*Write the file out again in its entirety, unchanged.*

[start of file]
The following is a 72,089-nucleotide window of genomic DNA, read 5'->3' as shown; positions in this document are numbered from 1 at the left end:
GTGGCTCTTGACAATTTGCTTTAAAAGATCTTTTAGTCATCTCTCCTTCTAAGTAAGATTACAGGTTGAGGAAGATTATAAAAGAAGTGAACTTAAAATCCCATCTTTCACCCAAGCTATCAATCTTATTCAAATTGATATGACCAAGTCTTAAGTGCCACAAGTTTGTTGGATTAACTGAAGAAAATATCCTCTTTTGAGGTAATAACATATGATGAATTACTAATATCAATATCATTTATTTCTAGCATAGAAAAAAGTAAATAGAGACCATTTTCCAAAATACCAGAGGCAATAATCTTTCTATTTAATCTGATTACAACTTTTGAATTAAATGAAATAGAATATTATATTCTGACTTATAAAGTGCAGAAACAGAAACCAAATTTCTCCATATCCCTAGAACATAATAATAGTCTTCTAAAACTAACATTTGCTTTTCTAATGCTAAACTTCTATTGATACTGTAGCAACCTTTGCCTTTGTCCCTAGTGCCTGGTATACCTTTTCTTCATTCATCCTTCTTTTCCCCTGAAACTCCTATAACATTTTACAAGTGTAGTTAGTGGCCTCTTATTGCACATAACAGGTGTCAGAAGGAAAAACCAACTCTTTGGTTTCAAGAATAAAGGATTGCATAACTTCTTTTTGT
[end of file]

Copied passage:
The following is a 72,089-nucleotide window of genomic DNA, read 5'->3' as shown; positions in this document are numbered from 1 at the left end:
GTGGCTCTTGACAATTTGCTTTAAAAGATCTTTTAGTCATCTCTCCTTCTAAGTAAGATTACAGGTTGAGGAAGATTATAAAAGAAGTGAACTTAAAATCCCATCTTTCACCCAAGCTATCAATCTTATTCAAATTGATATGACCAAGTCTTAAGTGCCACAAGTTTGTTGGATTAACTGAAGAAAATATCCTCTTTTGAGGTAATAACATATGATGAATTACTAATATCAATATCATTTATTTCTAGCATAGAAAAAAGTAAATAGAGACCATTTTCCAAAATACCAGAGGCAATAATCTTTCTATTTAATCTGATTACAACTTTTGAATTAAATGAAATAGAATATTATATTCTGACTTATAAAGTGCAGAAACAGAAACCAAATTTCTCCATATCCCTAGAACATAATAATAGTCTTCTAAAACTAACATTTGCTTTTCTAATGCTAAACTTCTATTGATACTGTAGCAACCTTTGCCTTTGTCCCTAGTGCCTGGTATACCTTTTCTTCATTCATCCTTCTTTTCCCCTGAAACTCCTATAACATTTTACAAGTGTAGTTAGTGGCCTCTTATTGCACATAACAGGTGTCAGAAGGAAAAACCAACTCTTTGGTTTCAAGAATAAAGGATTGCATAACTTCTTTTTGT